Direct air capture (DAC) features prominently in the climate plans of many world governments, and has drawn billions of dollars in private investment. And yet, as the costs of the technology remain prohibitively high, some doubt whether we can depend on it at all. 

Mission Zero Technologies, a startup based out of the UK, believes we can — but by doing things a little differently. It has developed a modular, carbon-sucking machine that it says is cheaper and more efficient than the contraptions currently under development.

The device pulls in air from the atmosphere and passes it over a water-based solvent, which dissolves the CO2 in the liquid. To remove the CO2, the startup then uses a process called electrodialysis, which is similar to the way salt is separated from water during desalination.  

Founded in 2020, Mission Zero claims its tech uses three to five times less energy than other DAC methods, which rely on very high temperatures to separate the CO2. Mission Zero uses off-the-shelf components to build its plant, which it says cuts costs even further. 

The company’s device is designed to work with intermittent sources of renewable electricity like wind and solar. It automatically ramps up production when there’s plenty of electricity available, and scales down when there isn’t.

Unlike companies like Swiss unicorn Climeworks, which operates its own facilities and then sells carbon credits to companies looking to offset their emissions, Mission Zero sells its plants direct-to-consumer. Its customers could be anyone from a soda manufacturer who needs some bubbles or an airport looking to make sustainable aviation fuels. They could also bury it underground.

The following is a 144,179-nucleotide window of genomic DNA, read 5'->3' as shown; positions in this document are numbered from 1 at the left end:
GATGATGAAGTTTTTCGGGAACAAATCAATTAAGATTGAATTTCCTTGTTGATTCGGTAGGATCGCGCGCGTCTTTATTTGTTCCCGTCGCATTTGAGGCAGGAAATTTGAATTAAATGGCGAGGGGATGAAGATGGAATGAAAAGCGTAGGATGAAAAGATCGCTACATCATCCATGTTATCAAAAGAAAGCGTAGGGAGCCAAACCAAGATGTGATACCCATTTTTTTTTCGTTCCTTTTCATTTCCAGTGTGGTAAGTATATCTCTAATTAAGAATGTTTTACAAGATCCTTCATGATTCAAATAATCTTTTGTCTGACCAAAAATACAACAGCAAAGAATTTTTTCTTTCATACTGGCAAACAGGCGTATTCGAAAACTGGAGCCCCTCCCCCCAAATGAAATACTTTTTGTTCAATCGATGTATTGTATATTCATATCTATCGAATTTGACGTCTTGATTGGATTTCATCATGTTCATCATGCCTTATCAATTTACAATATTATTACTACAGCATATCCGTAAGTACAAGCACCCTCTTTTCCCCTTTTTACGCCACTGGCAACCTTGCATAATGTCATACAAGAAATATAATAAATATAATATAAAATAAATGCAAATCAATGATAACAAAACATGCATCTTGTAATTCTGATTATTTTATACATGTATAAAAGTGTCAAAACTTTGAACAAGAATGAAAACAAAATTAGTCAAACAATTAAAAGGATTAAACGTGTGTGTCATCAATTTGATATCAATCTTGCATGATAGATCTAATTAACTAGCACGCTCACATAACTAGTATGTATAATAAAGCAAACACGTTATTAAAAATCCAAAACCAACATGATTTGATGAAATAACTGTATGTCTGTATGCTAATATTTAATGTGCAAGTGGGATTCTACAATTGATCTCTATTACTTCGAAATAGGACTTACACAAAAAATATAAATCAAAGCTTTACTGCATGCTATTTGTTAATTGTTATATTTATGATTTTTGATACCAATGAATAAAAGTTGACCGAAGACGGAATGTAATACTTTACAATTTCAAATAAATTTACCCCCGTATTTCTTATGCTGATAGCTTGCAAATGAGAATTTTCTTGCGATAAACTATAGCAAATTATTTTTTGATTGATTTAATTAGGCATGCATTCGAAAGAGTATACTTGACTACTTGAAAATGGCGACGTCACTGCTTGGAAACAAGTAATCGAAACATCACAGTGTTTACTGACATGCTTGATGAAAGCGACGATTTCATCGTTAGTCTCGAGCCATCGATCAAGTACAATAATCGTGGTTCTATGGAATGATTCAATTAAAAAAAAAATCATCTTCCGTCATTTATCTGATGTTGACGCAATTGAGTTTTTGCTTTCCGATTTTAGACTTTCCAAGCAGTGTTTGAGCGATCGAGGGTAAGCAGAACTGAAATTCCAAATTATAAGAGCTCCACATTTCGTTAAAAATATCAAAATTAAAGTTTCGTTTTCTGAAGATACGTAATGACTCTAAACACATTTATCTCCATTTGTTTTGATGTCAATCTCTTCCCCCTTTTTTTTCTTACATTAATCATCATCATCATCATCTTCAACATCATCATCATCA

“The way we see it, CO2 isn’t just a harmful, planet-warming gas; it’s also humankind’s most versatile building block,” wrote Mission Zero’s CEO Nicolas Chadwick in a blog post. “It can be turned into almost anything you can think of — food, clothes, fuels, chemicals, buildings, even vodka. If we can find a way to efficiently harness the carbon that’s available everywhere in our atmosphere, we can make all of those things out of air.”

The main drive behind the company, said Chadwick, was to scale a solution that could easily integrate into any process or location and meet the urgency of the climate crisis. With the cost of DAC systems still far too high to be cost competitive, Mission Zero’s value proposition is potentially a game changer for an industry struggling to live up to the hype.

Mission Zero currently has three projects in the works. One, with Sheffield University in the UK to produce CO2 for aviation fuel, is already complete. The others are with UK-based OCO Technology to produce building materials from carbon, and with Deep Sky, a DAC project developer in Canada that wants to bury carbon under the Earth. 

Today Mission Zero, which is backed by Bill Gates’ Breakthrough Energy Ventures, secured £21.8mn (€25mn) to scale up. It says it wants to remove over a megatonne of CO2 every year by 2030. 

Led by London-based VC 2150, Breakthrough Energy Ventures once again joined the funding round, along with World Fund, Fortescue, and Siemens Financial Services.

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